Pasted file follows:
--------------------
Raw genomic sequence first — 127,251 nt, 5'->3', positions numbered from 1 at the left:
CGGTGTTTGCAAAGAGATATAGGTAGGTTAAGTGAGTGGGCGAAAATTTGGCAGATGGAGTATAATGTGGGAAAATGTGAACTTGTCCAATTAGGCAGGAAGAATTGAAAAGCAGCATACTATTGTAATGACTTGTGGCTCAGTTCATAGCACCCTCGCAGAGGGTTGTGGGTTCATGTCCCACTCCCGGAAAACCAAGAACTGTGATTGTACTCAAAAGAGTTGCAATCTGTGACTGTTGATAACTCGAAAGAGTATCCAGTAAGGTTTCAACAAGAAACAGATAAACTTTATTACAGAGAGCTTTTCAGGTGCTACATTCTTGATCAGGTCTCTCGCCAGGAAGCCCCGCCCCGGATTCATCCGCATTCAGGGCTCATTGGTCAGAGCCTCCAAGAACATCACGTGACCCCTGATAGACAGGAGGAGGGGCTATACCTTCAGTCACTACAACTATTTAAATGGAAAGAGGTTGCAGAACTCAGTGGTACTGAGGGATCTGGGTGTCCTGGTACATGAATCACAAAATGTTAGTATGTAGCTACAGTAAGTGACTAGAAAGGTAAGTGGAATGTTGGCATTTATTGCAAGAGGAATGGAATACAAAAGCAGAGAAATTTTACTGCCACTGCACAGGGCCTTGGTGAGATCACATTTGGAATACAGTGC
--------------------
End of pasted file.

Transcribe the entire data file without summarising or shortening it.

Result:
Raw genomic sequence first — 127,251 nt, 5'->3', positions numbered from 1 at the left:
CGGTGTTTGCAAAGAGATATAGGTAGGTTAAGTGAGTGGGCGAAAATTTGGCAGATGGAGTATAATGTGGGAAAATGTGAACTTGTCCAATTAGGCAGGAAGAATTGAAAAGCAGCATACTATTGTAATGACTTGTGGCTCAGTTCATAGCACCCTCGCAGAGGGTTGTGGGTTCATGTCCCACTCCCGGAAAACCAAGAACTGTGATTGTACTCAAAAGAGTTGCAATCTGTGACTGTTGATAACTCGAAAGAGTATCCAGTAAGGTTTCAACAAGAAACAGATAAACTTTATTACAGAGAGCTTTTCAGGTGCTACATTCTTGATCAGGTCTCTCGCCAGGAAGCCCCGCCCCGGATTCATCCGCATTCAGGGCTCATTGGTCAGAGCCTCCAAGAACATCACGTGACCCCTGATAGACAGGAGGAGGGGCTATACCTTCAGTCACTACAACTATTTAAATGGAAAGAGGTTGCAGAACTCAGTGGTACTGAGGGATCTGGGTGTCCTGGTACATGAATCACAAAATGTTAGTATGTAGCTACAGTAAGTGACTAGAAAGGTAAGTGGAATGTTGGCATTTATTGCAAGAGGAATGGAATACAAAAGCAGAGAAATTTTACTGCCACTGCACAGGGCCTTGGTGAGATCACATTTGGAATACAGTGC